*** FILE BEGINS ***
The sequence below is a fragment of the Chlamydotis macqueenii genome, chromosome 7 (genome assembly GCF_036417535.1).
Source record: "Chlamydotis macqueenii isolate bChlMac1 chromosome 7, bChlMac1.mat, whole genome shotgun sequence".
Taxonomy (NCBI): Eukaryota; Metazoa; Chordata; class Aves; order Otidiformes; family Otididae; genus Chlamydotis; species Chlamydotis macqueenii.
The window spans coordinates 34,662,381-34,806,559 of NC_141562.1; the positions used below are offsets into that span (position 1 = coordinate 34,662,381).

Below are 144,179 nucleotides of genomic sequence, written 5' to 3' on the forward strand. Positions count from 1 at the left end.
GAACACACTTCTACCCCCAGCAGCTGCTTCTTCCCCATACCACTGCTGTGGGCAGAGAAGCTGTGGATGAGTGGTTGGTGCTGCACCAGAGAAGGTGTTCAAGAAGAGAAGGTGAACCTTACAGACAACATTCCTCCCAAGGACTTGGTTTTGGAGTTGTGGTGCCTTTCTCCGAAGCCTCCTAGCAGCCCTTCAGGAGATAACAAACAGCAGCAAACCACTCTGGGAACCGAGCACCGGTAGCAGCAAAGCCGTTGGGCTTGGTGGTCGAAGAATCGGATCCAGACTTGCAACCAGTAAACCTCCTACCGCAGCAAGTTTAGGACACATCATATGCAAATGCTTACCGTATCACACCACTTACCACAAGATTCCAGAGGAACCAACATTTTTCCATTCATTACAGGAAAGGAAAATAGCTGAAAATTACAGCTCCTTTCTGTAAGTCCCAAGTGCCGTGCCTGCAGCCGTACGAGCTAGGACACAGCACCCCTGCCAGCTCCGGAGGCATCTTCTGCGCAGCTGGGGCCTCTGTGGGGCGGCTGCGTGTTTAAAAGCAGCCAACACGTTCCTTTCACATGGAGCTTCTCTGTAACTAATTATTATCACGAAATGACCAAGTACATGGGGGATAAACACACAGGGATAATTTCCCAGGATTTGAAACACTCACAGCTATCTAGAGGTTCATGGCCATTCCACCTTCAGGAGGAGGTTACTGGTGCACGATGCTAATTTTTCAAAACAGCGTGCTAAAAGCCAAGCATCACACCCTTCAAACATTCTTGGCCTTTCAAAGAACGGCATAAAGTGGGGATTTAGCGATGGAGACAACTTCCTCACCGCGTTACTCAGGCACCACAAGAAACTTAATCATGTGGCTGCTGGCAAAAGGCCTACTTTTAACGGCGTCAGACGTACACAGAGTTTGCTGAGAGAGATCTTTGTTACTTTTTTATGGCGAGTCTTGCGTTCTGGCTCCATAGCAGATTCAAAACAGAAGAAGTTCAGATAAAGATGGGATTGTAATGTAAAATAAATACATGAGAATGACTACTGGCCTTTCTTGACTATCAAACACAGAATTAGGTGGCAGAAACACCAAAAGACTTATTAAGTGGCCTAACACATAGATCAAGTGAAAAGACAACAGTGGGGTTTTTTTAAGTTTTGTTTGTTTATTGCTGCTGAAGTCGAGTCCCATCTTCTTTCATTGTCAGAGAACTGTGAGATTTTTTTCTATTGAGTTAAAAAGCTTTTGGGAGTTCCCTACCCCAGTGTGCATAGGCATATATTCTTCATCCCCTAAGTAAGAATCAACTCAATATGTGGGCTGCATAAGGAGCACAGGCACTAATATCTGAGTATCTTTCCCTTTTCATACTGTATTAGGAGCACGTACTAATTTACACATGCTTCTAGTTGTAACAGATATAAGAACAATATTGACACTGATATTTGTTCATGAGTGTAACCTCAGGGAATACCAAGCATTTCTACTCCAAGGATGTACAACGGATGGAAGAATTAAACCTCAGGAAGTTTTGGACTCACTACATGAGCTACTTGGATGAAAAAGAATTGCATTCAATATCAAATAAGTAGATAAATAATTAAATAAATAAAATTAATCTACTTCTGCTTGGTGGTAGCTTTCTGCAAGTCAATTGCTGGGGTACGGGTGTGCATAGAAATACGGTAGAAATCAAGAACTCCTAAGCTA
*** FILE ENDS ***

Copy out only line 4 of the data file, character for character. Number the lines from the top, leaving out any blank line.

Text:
The window spans coordinates 34,662,381-34,806,559 of NC_141562.1; the positions used below are offsets into that span (position 1 = coordinate 34,662,381).